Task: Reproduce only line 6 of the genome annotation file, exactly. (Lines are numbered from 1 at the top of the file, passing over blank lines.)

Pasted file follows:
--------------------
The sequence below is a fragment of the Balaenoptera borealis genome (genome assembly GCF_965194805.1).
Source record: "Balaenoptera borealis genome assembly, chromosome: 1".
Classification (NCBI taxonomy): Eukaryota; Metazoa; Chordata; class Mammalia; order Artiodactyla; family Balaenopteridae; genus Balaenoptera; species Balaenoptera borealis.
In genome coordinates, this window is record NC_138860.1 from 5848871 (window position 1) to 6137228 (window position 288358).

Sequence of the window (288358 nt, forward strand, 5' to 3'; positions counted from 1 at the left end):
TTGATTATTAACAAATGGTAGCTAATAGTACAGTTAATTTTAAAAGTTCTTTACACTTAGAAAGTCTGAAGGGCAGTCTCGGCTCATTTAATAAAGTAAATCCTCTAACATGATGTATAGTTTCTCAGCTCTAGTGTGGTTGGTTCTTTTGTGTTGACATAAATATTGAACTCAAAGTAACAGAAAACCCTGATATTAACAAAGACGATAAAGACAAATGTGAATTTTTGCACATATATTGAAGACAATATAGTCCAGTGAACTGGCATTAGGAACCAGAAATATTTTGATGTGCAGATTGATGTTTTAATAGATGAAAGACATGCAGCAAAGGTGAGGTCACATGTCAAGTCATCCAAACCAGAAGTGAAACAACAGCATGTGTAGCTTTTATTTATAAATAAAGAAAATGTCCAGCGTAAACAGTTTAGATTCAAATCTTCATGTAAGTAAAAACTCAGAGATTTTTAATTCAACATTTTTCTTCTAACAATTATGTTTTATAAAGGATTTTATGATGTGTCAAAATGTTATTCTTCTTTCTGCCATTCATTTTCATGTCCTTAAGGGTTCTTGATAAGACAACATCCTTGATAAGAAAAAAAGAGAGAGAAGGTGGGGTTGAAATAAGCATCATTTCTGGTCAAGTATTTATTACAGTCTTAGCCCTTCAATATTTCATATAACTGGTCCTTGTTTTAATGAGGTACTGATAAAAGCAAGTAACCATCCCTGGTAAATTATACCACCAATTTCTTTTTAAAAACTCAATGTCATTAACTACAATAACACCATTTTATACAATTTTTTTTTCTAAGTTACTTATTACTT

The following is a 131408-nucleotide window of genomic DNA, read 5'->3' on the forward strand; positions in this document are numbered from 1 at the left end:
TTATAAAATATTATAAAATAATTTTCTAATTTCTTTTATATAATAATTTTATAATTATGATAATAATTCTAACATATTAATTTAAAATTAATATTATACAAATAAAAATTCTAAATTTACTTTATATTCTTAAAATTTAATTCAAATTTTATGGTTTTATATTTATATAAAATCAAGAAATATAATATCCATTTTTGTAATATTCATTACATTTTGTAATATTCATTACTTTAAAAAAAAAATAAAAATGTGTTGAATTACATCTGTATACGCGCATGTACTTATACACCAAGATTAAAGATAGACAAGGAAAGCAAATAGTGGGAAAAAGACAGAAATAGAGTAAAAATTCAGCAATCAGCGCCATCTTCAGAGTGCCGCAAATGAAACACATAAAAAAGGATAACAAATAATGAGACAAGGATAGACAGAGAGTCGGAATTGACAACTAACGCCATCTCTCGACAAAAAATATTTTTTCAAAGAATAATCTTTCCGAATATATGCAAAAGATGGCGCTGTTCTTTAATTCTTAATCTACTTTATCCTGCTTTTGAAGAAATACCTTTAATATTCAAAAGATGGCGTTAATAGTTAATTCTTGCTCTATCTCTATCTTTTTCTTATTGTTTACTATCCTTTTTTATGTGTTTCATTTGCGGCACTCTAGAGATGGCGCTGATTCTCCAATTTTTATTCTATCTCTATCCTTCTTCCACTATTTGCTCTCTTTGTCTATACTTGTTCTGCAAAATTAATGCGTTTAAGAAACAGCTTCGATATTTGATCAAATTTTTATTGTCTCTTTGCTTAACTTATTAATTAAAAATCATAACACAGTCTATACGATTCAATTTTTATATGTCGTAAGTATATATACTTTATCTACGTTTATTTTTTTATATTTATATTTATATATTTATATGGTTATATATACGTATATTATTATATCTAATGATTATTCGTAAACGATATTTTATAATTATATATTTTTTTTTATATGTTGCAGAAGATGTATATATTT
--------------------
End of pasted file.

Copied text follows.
TTGATTATTAACAAATGGTAGCTAATAGTACAGTTAATTTTAAAAGTTCTTTACACTTAGAAAGTCTGAAGGGCAGTCTCGGCTCATTTAATAAAGTAAATCCTCTAACATGATGTATAGTTTCTCAGCTCTAGTGTGGTTGGTTCTTTTGTGTTGACATAAATATTGAACTCAAAGTAACAGAAAACCCTGATATTAACAAAGACGATAAAGACAAATGTGAATTTTTGCACATATATTGAAGACAATATAGTCCAGTGAACTGGCATTAGGAACCAGAAATATTTTGATGTGCAGATTGATGTTTTAATAGATGAAAGACATGCAGCAAAGGTGAGGTCACATGTCAAGTCATCCAAACCAGAAGTGAAACAACAGCATGTGTAGCTTTTATTTATAAATAAAGAAAATGTCCAGCGTAAACAGTTTAGATTCAAATCTTCATGTAAGTAAAAACTCAGAGATTTTTAATTCAACATTTTTCTTCTAACAATTATGTTTTATAAAGGATTTTATGATGTGTCAAAATGTTATTCTTCTTTCTGCCATTCATTTTCATGTCCTTAAGGGTTCTTGATAAGACAACATCCTTGATAAGAAAAAAAGAGAGAGAAGGTGGGGTTGAAATAAGCATCATTTCTGGTCAAGTATTTATTACAGTCTTAGCCCTTCAATATTTCATATAACTGGTCCTTGTTTTAATGAGGTACTGATAAAAGCAAGTAACCATCCCTGGTAAATTATACCACCAATTTCTTTTTAAAAACTCAATGTCATTAACTACAATAACACCATTTTATACAATTTTTTTTTCTAAGTTACTTATTACTT